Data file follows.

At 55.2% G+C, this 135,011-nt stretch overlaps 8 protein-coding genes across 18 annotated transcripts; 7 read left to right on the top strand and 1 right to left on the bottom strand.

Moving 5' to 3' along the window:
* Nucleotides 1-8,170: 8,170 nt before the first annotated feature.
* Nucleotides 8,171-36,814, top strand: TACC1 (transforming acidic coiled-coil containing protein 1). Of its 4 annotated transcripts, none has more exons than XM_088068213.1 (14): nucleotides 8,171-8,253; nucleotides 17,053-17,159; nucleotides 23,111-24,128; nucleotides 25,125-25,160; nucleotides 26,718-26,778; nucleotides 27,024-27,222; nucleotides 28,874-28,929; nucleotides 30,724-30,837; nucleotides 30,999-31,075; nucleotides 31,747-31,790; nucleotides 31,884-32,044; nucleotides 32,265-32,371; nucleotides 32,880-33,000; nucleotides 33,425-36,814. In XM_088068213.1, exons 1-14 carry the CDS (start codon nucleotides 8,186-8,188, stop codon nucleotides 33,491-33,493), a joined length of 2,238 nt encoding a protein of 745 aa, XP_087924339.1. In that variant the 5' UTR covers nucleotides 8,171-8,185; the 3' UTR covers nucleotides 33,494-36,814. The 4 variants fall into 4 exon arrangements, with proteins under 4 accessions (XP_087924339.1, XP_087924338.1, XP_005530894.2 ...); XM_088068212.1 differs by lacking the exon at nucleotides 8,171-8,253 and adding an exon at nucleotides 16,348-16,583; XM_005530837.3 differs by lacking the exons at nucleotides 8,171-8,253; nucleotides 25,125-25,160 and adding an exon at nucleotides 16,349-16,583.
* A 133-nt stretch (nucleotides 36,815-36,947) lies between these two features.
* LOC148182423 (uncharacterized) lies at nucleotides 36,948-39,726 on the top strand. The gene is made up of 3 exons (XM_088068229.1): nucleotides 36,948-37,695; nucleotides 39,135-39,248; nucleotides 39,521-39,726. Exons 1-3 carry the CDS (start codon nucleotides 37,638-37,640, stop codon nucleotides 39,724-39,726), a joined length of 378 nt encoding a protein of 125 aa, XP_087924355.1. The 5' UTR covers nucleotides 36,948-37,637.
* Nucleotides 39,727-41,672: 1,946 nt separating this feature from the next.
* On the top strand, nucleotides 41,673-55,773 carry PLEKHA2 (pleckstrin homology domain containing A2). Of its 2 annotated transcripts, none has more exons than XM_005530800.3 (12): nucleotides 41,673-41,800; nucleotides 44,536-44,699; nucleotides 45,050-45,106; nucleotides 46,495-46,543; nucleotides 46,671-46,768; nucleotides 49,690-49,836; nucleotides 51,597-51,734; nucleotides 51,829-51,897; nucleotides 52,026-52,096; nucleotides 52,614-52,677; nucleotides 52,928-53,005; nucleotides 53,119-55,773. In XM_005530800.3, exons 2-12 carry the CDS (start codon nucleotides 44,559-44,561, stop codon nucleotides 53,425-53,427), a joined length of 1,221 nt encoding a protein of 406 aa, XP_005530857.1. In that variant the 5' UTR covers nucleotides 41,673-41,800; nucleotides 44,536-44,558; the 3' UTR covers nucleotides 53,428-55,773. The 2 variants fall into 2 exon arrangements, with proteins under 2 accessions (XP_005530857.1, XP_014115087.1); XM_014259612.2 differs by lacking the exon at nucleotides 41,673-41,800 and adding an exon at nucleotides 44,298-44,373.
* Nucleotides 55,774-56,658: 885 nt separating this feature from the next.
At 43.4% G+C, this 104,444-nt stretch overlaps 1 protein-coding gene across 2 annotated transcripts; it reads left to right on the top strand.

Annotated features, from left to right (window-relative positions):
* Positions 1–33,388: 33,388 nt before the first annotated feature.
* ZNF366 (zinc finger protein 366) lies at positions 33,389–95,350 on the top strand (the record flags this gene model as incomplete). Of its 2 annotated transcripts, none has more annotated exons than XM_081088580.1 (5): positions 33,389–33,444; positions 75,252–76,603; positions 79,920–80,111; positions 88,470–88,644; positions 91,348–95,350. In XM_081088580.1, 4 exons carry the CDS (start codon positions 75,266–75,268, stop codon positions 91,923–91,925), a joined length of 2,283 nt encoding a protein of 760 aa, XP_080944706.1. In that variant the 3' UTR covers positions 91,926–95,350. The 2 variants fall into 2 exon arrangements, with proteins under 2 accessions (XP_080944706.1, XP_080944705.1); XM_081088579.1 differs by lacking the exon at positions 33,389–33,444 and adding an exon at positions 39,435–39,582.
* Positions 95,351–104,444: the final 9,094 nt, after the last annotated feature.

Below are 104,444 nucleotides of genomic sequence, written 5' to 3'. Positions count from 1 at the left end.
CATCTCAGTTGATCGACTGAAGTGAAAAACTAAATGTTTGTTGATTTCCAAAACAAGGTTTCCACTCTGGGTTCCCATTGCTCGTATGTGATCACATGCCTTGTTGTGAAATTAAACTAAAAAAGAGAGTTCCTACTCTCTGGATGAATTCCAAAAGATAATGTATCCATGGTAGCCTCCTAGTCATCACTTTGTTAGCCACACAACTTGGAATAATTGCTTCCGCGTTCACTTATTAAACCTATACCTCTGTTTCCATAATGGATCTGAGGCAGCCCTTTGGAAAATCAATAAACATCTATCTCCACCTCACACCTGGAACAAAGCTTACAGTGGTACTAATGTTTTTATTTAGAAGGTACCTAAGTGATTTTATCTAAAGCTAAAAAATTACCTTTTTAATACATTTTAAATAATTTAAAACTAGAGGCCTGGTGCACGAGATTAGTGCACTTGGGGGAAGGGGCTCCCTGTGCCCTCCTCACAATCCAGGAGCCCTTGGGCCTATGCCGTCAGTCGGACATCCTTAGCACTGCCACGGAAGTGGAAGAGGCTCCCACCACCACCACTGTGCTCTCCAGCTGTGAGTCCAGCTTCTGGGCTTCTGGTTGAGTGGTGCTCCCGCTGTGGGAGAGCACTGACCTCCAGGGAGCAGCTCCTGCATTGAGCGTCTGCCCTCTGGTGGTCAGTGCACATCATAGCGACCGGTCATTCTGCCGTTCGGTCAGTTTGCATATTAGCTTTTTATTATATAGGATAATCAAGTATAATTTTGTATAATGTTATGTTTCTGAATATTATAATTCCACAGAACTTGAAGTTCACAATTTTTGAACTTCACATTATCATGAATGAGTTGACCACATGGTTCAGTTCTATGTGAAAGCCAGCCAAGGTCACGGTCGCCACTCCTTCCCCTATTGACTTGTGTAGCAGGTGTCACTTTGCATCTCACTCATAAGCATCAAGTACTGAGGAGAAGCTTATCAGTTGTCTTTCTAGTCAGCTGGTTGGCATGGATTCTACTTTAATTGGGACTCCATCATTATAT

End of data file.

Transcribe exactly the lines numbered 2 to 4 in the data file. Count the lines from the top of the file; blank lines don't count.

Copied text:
Moving 5' to 3' along the window:
* Nucleotides 1-8,170: 8,170 nt before the first annotated feature.
* Nucleotides 8,171-36,814, top strand: TACC1 (transforming acidic coiled-coil containing protein 1). Of its 4 annotated transcripts, none has more exons than XM_088068213.1 (14): nucleotides 8,171-8,253; nucleotides 17,053-17,159; nucleotides 23,111-24,128; nucleotides 25,125-25,160; nucleotides 26,718-26,778; nucleotides 27,024-27,222; nucleotides 28,874-28,929; nucleotides 30,724-30,837; nucleotides 30,999-31,075; nucleotides 31,747-31,790; nucleotides 31,884-32,044; nucleotides 32,265-32,371; nucleotides 32,880-33,000; nucleotides 33,425-36,814. In XM_088068213.1, exons 1-14 carry the CDS (start codon nucleotides 8,186-8,188, stop codon nucleotides 33,491-33,493), a joined length of 2,238 nt encoding a protein of 745 aa, XP_087924339.1. In that variant the 5' UTR covers nucleotides 8,171-8,185; the 3' UTR covers nucleotides 33,494-36,814. The 4 variants fall into 4 exon arrangements, with proteins under 4 accessions (XP_087924339.1, XP_087924338.1, XP_005530894.2 ...); XM_088068212.1 differs by lacking the exon at nucleotides 8,171-8,253 and adding an exon at nucleotides 16,348-16,583; XM_005530837.3 differs by lacking the exons at nucleotides 8,171-8,253; nucleotides 25,125-25,160 and adding an exon at nucleotides 16,349-16,583.